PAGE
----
Australian biotech Regeneus is set to become the latest company to brave moving a personalized cancer vaccine into the clinic. The company picked up clearance from an ethics committee this week, clearing the last remaining obstacle between it and the start of an early-phase study.
Sydney, Australia-based Regeneus has promising early data from tests in dogs--71% of the 21 treated exceeded the forecast survival time--but is yet to trial its autologous tumor cell vaccine, RGSH4K, in humans. That will change imminently when the biotech begins a single-center, open-label Phase I dose-escalation study, in which it will process stored tumor samples to create vaccines designed to trigger an immune response when given to patients. Regeneus is looking to get a few things out of the small trial.
"We hope the trials will show that this personalized treatment is relevant to primary and secondary tumours and will reduce the risk of tumour recurrence. We're also hoping it will prove to be generally applicable and that, eventually, we can create a large number of vaccines from a single tumour sample," principal investigator Professor Stephen Clarke said in a statement. Clarke, along with fellow University of Sydney researcher Associate Professor Nick Pavlakis, is overseeing the trial at the Northern Cancer Institute in St Leonards.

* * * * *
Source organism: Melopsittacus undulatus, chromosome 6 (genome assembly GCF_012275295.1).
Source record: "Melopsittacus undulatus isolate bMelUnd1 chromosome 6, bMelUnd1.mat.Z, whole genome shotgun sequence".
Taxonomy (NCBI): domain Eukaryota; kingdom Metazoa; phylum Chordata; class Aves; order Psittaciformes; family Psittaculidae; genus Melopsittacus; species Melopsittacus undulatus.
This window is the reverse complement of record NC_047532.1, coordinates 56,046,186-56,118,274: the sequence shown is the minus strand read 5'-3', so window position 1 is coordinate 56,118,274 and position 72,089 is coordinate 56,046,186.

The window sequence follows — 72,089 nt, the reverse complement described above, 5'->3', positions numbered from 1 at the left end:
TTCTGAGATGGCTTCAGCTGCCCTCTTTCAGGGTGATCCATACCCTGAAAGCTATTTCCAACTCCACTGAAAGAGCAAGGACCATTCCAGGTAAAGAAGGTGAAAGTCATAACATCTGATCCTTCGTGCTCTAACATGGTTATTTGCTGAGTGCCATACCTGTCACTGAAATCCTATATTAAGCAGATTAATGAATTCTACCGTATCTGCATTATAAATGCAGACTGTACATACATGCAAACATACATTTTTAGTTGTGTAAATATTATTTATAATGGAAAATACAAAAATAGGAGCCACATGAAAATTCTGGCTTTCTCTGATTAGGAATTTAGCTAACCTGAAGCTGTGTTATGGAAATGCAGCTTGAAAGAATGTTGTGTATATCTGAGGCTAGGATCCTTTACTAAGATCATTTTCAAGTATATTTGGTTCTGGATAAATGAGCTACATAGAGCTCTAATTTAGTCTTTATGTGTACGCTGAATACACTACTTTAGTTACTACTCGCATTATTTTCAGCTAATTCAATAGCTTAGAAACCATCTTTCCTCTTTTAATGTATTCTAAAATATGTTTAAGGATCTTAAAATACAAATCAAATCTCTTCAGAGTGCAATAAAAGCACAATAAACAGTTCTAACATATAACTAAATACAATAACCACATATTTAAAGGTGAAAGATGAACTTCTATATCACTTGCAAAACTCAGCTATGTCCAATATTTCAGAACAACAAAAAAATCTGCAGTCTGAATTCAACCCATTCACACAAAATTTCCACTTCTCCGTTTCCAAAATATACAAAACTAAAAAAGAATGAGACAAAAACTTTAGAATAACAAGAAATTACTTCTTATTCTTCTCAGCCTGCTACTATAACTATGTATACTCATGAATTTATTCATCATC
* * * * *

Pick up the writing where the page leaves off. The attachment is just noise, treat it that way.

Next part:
Many biotechs have entered the clinic with such hopes--and more--only to find cancer vaccines are a particularly tough class of product to bring to market. Regeneus thinks its technology--which it licensed from Northern Sydney Local Health District (NSLHD)--can succeed where others have failed. RGSH4K is made by solubilizing the sample and mixing the then-exposed tumor-associated antigens with a bacterial protein. This mix is precipitated into microparticles, combined with Freund's incomplete adjuvant and administered intradermally to the patient.
Regeneus predicts the approach will induce immune memory and in doing so help patients to fight back against the recurrence of tumors. And, if RGSH4K overcomes the long odds and makes it to market, Regeneus expects its relatively-simple manufacturing process will insulate it from the cost of goods sold problems that contributed to Dendreon's downfall.
- read Regeneus' statement
- here's NSLHD's release
- and ProactiveInvestors' take